Bibliothecae quam vir doctus, & admodum Reverendus, Daniel Williams, S.T.P. Bono publico legavit, catalogus (London, 1727). 125.d.8.

Barry Taylor, ‘Los libros españoles del Dr. William Bates (1625-1699) en la Dr. Williams’s Library de Londres’, in El libro español en Londres: la visión de España en Inglaterra (siglos XVI al XIX), ed. Nicolás Bas and Barry Taylor (Valencia, 2016), pp. 13-60. YF.2017.a.19281

05 April 2019

The Russian in Britain: the Most Essential Book for Every Traveller and Tourist

In September 2018, an exhibition Language Learning through the Ages was on display at the Taylor Institution Library in Oxford. In the section on Conversation books, one could observe J.H.Wisdom’s The Briton in Russia, published by Leopold B. Hill in 1915. In the words of the exhibition curators, this was “a guide not just to the language but also to Russia”. Also, “the other big step forward is that an attempt is made to help the traveller with pronunciation. The International Phonetic Alphabet had been in existence since 1888 and increasing knowledge of phonetics influenced phrasebooks in that they started to contain phonetic information but would have been too complex to use in a phrasebook”.

Cover of J. H. Wisdom, 'The Briton in Russia: a pocket interpreter and guide to Russia and its language'
J. H. Wisdom, The Briton in Russia: a pocket interpreter and guide to Russia and its language (London, 1915) 012902.eee.31/8.

Alongside other genres and titles, the publisher was clearly specialising in travel guides and ‘pocket interpreters’, such as The Briton in Spain, The Briton in France, and The Briton in Flanders within The Briton Abroad series. Interestingly, in her book of travel memoirs Honeymooning in Russia (London, 1911; 10291.bbb.10.), Ruth Kedzie Wood complained that having arrived in London from America, they had to buy “Baedeker’s Russian in French”, as “none being published in English”.

The gap in guidebooks in English started to get filled in the next couple of years and, ironically, production was in full swing during the time when Europe was being torn apart by the bloodiest war ever experienced. However, not only Britons travelled the world. The British publisher also was interested in profiting from guests to the islands. But while the book in German Der Deutsche in England: Taschenbuch für nach Grossbritannien Reisende was published in 1912, The Russian in Britain = Russkii v Anglii (yes, one may say that the Russians didn’t care about Britain and were preparing to visit England only, and therefore the titles in English and Russian were different!), came out in 1917, when the Russians were probably the least inclined travelling for leisure and sightseeing.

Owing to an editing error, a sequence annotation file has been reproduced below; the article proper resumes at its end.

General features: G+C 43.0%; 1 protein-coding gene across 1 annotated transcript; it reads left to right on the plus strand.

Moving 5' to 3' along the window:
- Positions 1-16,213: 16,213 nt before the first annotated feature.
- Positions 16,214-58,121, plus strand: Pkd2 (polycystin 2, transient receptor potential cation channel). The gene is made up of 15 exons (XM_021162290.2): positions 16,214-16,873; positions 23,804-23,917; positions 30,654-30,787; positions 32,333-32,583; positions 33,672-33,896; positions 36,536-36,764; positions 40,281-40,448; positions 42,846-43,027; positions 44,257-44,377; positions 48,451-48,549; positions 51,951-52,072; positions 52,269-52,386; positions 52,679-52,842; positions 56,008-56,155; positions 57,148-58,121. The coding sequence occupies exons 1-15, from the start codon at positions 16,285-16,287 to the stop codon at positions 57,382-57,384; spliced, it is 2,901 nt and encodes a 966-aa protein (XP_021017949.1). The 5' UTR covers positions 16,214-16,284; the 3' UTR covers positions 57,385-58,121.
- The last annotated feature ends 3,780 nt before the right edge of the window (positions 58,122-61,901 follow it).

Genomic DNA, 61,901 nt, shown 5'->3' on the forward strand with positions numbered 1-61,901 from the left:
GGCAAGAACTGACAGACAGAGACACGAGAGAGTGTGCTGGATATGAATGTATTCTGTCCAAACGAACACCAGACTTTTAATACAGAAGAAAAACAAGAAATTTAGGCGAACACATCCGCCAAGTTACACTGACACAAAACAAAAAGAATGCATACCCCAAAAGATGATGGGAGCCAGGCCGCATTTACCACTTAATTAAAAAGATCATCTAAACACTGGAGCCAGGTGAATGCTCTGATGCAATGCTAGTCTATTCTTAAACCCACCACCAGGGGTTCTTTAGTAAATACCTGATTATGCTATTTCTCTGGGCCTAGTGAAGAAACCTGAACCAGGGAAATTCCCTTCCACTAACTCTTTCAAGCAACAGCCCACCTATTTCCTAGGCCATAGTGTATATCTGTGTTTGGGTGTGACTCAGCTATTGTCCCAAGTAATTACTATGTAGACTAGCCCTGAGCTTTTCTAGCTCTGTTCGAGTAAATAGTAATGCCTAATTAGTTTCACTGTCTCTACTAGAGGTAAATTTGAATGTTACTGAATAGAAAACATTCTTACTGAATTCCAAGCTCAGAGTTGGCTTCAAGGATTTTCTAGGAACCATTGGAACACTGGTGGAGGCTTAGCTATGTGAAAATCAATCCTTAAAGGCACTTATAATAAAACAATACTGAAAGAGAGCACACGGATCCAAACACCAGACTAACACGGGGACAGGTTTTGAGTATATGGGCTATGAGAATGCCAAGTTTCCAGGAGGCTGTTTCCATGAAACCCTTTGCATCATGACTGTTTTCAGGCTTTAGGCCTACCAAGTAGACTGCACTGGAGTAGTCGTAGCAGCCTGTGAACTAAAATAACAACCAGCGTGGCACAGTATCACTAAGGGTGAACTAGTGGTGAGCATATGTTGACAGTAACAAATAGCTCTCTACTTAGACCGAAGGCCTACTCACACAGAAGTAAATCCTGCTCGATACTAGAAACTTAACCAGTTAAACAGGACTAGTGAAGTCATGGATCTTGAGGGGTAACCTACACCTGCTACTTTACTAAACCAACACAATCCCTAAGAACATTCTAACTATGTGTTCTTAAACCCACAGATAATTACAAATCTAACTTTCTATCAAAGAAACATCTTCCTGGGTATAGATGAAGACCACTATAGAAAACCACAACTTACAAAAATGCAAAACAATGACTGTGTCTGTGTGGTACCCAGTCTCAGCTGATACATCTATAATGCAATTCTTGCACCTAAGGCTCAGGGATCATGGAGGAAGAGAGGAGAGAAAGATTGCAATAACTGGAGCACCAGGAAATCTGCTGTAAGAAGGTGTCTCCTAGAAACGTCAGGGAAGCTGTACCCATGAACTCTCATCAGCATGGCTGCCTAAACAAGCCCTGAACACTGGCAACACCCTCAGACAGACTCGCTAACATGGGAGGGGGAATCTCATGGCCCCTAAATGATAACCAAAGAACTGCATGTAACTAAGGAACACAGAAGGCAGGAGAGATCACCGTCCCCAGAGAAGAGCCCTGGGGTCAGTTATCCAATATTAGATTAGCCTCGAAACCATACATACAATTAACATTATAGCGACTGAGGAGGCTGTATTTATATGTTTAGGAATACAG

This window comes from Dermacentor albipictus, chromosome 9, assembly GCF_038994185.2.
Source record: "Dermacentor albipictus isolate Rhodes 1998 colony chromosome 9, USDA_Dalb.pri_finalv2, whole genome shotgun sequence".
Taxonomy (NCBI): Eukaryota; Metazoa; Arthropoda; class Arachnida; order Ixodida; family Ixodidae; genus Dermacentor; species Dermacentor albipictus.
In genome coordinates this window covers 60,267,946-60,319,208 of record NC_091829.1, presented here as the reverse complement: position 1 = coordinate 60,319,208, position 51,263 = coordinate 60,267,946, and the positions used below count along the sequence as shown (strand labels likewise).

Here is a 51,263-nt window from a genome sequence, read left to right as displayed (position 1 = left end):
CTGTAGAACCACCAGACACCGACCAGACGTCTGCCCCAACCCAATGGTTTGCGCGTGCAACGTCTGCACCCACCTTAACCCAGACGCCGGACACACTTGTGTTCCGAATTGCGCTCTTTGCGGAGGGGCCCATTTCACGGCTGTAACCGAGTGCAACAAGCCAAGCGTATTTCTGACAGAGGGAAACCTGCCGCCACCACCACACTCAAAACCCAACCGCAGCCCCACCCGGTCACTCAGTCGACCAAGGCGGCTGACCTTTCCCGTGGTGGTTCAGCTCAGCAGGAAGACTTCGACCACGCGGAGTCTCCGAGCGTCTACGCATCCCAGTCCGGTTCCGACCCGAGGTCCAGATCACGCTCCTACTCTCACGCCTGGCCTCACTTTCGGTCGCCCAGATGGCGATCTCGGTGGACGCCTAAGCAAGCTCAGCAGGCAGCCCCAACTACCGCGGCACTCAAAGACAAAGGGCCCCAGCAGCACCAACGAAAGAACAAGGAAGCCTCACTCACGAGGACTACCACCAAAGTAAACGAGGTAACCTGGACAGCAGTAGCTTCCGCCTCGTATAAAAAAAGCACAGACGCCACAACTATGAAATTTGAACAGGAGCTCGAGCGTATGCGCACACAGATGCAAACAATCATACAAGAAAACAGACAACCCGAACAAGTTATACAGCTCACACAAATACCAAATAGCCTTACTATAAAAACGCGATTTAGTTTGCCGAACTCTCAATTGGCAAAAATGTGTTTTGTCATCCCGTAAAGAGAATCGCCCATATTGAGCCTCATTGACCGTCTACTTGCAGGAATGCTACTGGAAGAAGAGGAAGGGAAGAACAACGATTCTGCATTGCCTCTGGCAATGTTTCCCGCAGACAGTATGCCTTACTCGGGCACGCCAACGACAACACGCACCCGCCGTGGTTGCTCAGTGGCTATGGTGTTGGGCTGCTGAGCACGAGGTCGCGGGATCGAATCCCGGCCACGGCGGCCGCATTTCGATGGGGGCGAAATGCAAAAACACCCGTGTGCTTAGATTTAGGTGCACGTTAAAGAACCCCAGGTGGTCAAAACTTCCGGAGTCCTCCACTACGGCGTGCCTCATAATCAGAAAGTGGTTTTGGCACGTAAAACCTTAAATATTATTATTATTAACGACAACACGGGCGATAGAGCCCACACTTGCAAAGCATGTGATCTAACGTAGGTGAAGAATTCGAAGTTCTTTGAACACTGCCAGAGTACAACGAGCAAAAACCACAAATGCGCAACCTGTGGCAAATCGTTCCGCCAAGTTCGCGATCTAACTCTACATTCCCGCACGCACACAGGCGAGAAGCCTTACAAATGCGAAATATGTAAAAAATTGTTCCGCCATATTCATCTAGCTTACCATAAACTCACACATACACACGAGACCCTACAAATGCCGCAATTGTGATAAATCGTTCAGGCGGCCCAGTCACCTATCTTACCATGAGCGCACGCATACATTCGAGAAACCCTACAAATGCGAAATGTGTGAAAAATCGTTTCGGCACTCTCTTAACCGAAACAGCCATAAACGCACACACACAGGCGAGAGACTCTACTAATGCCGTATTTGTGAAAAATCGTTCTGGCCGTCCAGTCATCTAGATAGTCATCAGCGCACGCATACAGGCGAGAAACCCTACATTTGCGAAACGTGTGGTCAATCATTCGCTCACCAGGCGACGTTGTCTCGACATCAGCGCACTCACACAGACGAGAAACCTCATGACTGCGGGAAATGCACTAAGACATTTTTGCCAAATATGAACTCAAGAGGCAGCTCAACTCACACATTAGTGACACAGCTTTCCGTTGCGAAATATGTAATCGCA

Cover of S. I. Lyubov,The Russian in Britain = Russkii v Anglii S. I. Lyubov,The Russian in Britain = Russkii v Anglii (London, 1917) 012002.eee.31/11.

However, the phrase book caters for much more than a short city break with simple ordering from an a-la carte menu and enquiring about vacant rooms. The book suggests that a traveller might need to visit a barber or do extensive shopping.

Pages from 'The Russians in Britain' with phrases and illustrations on polite greetings, small talk, and the weather
Polite greetings, small talk, and that ever-useful British topic of the weather from The Russian in Britain.

Pages from 'The Russians in Britain' with phrases and illustrations on visiting the hairdressers
 ‘At the Hairdresser’s’ from The Russian in Britain.

Apart from phrases, the book contains practical advice, such as the most convenient itineraries, the gist of the British Aliens’ Act of 1905, information on customs regulations, recommendation of hotels and restaurants, lists of places for sightseeing and entertainment, a section on the British currency and the measurement system.

Guide to British coins from The Russian in Britain. Guide to British coins from The Russian in Britain.

In a time when a transatlantic flight seems like a very long journey, it is quite refreshing to imagine, what it meant to organise a journey from Moscow to London via Warsaw, Berlin, Rotterdam (route 1) or Petrograd, Helsingfors (Helsinki), Stockholm, Christiania (Oslo), Bergen, and Newcastle (route 2). It is not clear whether the 1st and 2nd class passengers were admitted to Britain without any restrictions, but passengers of the 3rd class were supposed to demonstrate that they had enough means to sustain themselves in the country, and to have on them no less than £5 (50 Roubles) and at least £2 per each family member travelling with them. According to the author, travellers would be pleased to see how wonderful the public transport was in London and around. The author claims that trains consist of mostly 1st and 3rd class carriages, but 3rd class carriages are surprisingly clean and comfortable, just as the 2nd class in Russia.